I congratulate Governor Schwarzenegger on his commitment to public-private partnership. In B.C., public-private partnerships ... have driven millions in taxpayer benefits.
California governor Arnold Schwarzenegger may also be Hollywood's fearsome Terminator but when it comes to politics, he's met his match in British Columbia's Gordon Campbell - the Premier Fabricator!
Last week, Schwarzenegger told Californians that, thanks to Campbell, he had the solution to their massive $14-billion budget deficit and $500-billion infrastructure needs - public-private partnerships or P3s like those used in B.C.
But there's only one problem - the Premier Fabricator has pulled the wool over the Terminator's eyes about the alleged success of P3s.
And if Arnie follows Gordo's advice, California voters may say "hasta la vista, baby" on Judgment Day, the next state election.
Here's why: Despite Campbell's boasts, public-private partnerships don't work.
In the vast majority of examples here in B.C. and elsewhere, the costs are higher as the public gets hosed to provide private corporations with substantial profits.
Look at some of B.C.'s own bad examples.
The Abbotsford Hospital and Cancer Centre was to cost $211 million under the original P3 budget and open in 2005 - the current estimated cost is $355 million, a 68 per cent jump, and it will open this year instead.
The William Bennett Bridge in Kelowna - priced at $100 million, now estimated at $170 million, up 70 per cent.
The rapid transit Canada Line to the airport was budgeted at $1.55 billion but will now cost $2 billion, or 29 per cent more.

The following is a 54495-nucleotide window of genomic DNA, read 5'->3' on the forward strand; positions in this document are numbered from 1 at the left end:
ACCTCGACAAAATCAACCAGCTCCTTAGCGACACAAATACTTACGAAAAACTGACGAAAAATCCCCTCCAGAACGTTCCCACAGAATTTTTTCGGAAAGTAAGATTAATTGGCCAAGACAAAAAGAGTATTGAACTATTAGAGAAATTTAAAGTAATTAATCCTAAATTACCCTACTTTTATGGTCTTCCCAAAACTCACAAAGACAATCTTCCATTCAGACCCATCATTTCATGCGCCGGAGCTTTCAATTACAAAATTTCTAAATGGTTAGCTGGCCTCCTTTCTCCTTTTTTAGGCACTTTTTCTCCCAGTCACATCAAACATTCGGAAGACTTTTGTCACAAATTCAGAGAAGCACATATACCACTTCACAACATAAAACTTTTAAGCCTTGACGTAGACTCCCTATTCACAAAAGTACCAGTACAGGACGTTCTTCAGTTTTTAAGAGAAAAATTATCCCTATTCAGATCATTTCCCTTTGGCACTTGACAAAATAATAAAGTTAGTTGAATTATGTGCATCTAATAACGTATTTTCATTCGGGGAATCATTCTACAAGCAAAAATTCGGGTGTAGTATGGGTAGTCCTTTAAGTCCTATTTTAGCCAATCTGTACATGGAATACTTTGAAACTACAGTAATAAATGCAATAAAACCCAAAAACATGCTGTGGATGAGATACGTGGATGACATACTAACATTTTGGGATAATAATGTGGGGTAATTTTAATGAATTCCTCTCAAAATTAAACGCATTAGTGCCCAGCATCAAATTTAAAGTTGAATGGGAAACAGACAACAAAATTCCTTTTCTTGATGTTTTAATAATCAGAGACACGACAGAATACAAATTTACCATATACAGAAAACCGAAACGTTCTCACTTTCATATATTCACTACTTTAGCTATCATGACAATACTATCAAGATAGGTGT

Or look to Brampton, Ont., which was promised a new P3 hospital with 608 beds for $350 million. It now has a hospital with just 479 beds for $550 million.
The higher costs only makes sense because can any corporation, even the world's largest, borrow money at lower interest rates than a government? Of course not, but these enormous capital projects require significant loans to be completed.
The real reason governments use P3s is to take public infrastructure costs off their books and falsely claim they are balancing budgets and reducing debt. In reality they are borrowing money at higher rates over longer periods of time than if they had done them as public projects.
Schwarzenegger admits P3s could be a problem in California.
"Right now, it's such a new concept for our legislators that they're not there yet 100 per cent," the governor said Nov. 27. "They're concerned about it, they're suspicious about it, what it means, and so I think it will take a bit of time."
Watch out, Terminator! The Premier Fabricator may not be a muscle-bound cyborg, but when it comes to using P3s to separate taxpayers from their money, he knows no equal.